This is a weblog for the course. Announcements, notes, sample code, and homework assignments will be posted here.
A survey of numerical methods for the solution of problems arising in the physical sciences, with an emphasis on methods for the solution of differential equations. Topics will include: the Fourier transform, finite differences, finite elements, spectral methods, integral equation methods, and fast solution techniques.
This course requires familiarity with programming, differential equations, and linear algebra. The appropriate background at UW is: AMATH 301; either AMATH 351 or MATH 307; either AMATH 352 or MATH 308.
Instructor: Travis Askham
Teaching Assistant: Trevor Caldwell
There is no required textbook for the course. For reference, we will use the notes by Nathan Kutz provided below. I will post some additional resources in the future for those interested in further reading.
Some good Wikipedia pages
Books (links are to Amazon but these can often be found at a university library).
NOTE: this outline is temporary and subject to change.
This is a 5 unit course and will contain a challenging workload. We will cover most of the material of Nathan Kutz’s notes plus some supplementary material on integral equations and approximation theory. An approximate course schedule is below and includes the dates of quizzes and the midterm. The chapters of the notes cover:
|9/30||F||Section 1.1 of the notes|
|10/3||M||(Quiz) Section 1.2 of the notes|
|10/5||W||Section 1.3 of the notes|
|10/7||F||Section 1.4 of the notes|
|10/10||M||Section 1.5 of the notes|
|10/12||W||Extra time for Chapter 1|
|10/14||F||Extra time for Chapter 1|
|10/17||M||(Quiz) Section 2.1 of the notes|
|10/19||W||Section 2.2 of the notes|
|10/21||F||Section 2.3 of the notes|
|10/24||M||Section 2.4 of the notes - Prof. Nathan Kutz|
|10/26||W||Section 2.5 of the notes - Video|
|10/28||F||Section 2.6 of the notes - Prof. Nathan Kutz|
|10/31||M||(Quiz) Extra time for Chapter 2|
|11/2||W||Extra time for Chapter 2|
|11/4||F||Section 3.1 of the notes|
|11/7||M||Section 3.2 of the notes|
|11/11||F||Veterans day. No lecture|
|11/14||M||Section 3.3 of the notes|
|11/16||W||Section 3.4 of the notes|
|11/18||F||Section 3.5 of the notes|
|11/21||M||(Quiz) Finite Element Methods (Chapter 5 and project)|
|11/23||W||Finite Element Methods (Chapter 5 and project)|
|11/25||F||Happy Thanksgiving! No lecture|
|11/28||M||Chapter 4 and Chebfun|
|11/30||W||Chapter 4 and Chebfun|
|12/2||F||Chapter 4 and Chebfun|
|12/5||M||(Quiz) Chapter 4 and Chebfun|
|12/7||W||Chapter 4 and Chebfun|
|12/9||F||Chapter 4 and Chebfun|
There will be brief quizzes every other Monday at the end of lecture. These will generally cover material from the previous 3 lectures.
The lowest quiz score will be dropped. If you have a documented reason for missing a quiz (e.g. doctor’s note), up to 3 scores may be dropped. If you anticipate missing more than 3 quizzes with good reason (e.g. if you are a student-athlete with competitions on Mondays), then we will work out an alternative plan.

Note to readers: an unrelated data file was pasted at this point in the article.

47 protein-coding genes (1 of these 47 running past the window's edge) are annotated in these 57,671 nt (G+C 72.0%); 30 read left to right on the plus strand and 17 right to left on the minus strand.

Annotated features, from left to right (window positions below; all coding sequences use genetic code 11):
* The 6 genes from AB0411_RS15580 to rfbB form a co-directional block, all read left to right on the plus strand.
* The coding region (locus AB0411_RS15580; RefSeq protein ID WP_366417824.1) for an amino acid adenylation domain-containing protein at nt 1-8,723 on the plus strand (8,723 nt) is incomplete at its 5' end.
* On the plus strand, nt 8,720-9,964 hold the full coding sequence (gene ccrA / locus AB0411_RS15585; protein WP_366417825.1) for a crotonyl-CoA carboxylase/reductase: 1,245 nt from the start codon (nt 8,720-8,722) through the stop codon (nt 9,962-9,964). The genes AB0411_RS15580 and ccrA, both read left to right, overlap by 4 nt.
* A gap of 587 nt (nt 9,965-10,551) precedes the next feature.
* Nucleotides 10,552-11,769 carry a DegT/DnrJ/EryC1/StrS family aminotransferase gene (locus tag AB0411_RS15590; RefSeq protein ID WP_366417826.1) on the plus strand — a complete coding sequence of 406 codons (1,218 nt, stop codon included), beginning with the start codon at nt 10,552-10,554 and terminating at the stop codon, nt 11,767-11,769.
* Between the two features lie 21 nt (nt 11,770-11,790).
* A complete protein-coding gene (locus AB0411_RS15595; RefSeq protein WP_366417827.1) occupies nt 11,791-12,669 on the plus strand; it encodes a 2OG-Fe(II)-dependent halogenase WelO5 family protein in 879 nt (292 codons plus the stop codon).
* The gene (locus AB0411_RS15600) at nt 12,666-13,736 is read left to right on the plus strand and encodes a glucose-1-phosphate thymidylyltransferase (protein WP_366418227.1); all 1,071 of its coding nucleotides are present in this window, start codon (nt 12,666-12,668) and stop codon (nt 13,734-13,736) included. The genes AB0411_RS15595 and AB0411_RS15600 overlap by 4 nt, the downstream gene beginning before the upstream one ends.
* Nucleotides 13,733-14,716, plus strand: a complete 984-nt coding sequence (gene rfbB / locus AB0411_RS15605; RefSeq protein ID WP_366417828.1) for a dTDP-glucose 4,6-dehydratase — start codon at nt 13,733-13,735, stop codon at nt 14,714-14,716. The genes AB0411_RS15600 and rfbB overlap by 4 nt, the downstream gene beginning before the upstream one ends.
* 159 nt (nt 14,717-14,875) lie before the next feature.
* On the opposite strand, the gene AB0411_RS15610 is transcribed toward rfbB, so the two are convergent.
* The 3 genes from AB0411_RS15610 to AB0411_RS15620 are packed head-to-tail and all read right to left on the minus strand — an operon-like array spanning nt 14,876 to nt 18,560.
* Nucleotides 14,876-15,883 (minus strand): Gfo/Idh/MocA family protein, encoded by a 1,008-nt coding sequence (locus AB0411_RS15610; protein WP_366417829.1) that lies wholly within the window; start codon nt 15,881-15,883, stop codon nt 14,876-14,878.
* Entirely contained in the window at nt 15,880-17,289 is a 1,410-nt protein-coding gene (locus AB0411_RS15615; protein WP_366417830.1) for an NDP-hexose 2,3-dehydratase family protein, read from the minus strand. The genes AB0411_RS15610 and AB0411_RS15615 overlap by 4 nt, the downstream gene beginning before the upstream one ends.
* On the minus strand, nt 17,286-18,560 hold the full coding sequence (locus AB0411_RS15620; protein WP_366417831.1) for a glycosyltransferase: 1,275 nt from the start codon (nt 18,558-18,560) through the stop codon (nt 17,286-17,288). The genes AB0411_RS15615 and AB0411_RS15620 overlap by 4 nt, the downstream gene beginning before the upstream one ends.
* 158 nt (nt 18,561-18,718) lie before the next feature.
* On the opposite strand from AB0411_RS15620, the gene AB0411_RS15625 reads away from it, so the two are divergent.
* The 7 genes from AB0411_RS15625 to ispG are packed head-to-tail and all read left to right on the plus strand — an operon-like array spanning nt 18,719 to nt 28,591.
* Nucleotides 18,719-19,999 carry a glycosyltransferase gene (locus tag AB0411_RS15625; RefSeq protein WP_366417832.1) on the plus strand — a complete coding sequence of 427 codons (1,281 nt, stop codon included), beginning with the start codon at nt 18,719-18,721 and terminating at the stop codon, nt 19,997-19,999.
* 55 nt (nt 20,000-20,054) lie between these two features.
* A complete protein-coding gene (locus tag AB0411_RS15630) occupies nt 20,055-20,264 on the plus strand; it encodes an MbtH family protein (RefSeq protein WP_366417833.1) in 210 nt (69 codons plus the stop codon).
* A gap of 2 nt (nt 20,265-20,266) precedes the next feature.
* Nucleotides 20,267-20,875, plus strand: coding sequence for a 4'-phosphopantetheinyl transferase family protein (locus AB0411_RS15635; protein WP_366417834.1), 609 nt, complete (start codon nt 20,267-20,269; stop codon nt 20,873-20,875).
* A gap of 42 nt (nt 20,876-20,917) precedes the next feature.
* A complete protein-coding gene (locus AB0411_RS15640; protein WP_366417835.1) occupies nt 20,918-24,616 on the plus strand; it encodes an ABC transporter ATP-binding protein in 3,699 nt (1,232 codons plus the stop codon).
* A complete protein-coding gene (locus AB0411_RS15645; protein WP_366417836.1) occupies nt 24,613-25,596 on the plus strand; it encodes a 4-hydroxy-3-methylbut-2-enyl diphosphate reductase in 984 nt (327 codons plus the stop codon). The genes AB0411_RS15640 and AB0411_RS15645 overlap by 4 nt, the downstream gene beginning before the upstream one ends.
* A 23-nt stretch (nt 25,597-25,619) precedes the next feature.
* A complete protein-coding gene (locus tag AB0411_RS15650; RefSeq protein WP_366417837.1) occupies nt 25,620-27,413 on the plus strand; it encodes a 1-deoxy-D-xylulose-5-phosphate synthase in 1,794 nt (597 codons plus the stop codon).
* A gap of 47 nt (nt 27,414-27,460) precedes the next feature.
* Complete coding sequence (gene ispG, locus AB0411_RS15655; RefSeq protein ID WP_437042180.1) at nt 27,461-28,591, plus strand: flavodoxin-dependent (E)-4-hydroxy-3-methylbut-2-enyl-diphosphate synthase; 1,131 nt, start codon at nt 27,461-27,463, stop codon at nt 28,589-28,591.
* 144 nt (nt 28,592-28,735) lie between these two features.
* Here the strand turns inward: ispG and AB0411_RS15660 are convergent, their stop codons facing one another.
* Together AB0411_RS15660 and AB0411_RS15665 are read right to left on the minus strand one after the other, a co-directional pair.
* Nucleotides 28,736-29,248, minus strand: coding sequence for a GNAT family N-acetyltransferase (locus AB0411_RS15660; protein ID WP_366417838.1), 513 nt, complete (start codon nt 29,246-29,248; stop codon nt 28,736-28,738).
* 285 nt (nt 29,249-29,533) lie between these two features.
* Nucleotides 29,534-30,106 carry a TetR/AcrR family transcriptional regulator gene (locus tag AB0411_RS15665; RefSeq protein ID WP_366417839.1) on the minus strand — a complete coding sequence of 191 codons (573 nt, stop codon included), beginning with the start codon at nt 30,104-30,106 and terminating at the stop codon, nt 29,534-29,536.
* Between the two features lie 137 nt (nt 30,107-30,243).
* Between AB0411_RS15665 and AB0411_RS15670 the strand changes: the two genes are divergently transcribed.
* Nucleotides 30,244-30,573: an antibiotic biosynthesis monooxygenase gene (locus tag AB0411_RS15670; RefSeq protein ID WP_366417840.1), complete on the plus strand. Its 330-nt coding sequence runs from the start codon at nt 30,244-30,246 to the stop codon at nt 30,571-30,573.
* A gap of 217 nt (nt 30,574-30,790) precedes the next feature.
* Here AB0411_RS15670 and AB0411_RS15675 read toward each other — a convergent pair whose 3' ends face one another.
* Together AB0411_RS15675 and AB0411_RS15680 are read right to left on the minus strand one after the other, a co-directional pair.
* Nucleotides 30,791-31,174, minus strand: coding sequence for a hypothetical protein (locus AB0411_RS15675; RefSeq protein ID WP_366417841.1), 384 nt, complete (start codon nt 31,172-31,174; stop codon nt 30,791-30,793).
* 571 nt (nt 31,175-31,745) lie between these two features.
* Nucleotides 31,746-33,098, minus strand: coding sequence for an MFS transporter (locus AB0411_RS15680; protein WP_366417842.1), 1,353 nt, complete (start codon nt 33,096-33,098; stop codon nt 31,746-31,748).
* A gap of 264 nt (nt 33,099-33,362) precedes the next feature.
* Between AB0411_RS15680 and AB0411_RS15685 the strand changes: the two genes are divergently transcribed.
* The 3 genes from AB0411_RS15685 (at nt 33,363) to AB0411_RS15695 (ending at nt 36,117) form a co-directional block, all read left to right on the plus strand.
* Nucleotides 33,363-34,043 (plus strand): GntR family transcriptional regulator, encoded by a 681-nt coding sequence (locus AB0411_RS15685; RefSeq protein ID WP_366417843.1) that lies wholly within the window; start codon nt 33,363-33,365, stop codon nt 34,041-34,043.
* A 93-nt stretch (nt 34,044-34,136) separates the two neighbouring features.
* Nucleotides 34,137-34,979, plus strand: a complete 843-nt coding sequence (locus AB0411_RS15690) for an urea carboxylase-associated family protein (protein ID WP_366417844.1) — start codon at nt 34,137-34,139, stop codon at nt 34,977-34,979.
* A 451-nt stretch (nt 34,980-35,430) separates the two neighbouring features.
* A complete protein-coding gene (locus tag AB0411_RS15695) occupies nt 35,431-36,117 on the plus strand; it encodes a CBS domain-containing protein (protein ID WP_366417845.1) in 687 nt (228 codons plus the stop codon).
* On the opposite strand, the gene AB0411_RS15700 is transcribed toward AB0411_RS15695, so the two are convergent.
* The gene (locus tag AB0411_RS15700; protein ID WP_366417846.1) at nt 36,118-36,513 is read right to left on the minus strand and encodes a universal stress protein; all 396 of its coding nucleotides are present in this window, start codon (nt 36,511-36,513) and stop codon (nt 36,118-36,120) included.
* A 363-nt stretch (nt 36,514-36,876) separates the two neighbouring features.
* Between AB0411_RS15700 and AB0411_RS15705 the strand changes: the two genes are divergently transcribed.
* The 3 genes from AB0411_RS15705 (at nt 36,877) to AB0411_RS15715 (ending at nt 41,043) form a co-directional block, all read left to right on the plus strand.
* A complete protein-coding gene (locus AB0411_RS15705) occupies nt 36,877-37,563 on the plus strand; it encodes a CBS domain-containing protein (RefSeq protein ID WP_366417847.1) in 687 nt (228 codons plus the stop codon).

There will be homework assignments (roughly 6 for the quarter). Typically, the homework assignments will have reading, writing, and coding components. Collaboration is allowed and encouraged on homework assignments but you must turn in your own write-up and code.
I encourage the use of the LaTeX typesetting system for the written portion of the homework. Once learned, LaTeX allows you to efficiently typeset equations and create professional looking documents. See the important links section for some resources on this.
The homework submission process is TBD. Late homework will not be accepted.
There will be a midterm exam on Wednesday November 9th during lecture which will cover the material up to and including November 2nd. You must take the midterm on this date. Exceptions will only be granted in extreme circumstances.
The coursework related to finite element methods will take the form of a guided project. In a sense, the project is a more free-form homework assignment with one caveat: collaboration is not allowed.
The project submission process is TBD. Late project submissions will not be accepted.
The final course grade will be a combination of the scores received for quizzes, homework, the midterm exam, and the project. The components are weighted by:
Grades will be adjusted on a per-assignment basis with the goal that an A corresponds with mastery of the material and a B corresponds with proficiency in the material. This process will only increase raw grades.
The lowest quiz score will be dropped.
We are happy to help. Due to time constraints, we suggest the following methods for obtaining help, with email, in general, as a last resort:
I take academic integrity very seriously. Students are expected to abide by the student code of conduct. Any student found engaging in academic misconduct (see 478-120-024) will receive a score of zero for the assignment in question. In particular, cheating on the midterm exam or final project may result in a failing grade for the course.
Links to various resources will be collected here.
You have a few options for MatLab access.
For typesetting equations, I strongly recommend LaTeX.
A few of these lists were compiled by others. Thank you:
Email: [my last name] [at] uw [dot] edu
Copyright © 2017 Travis Askham.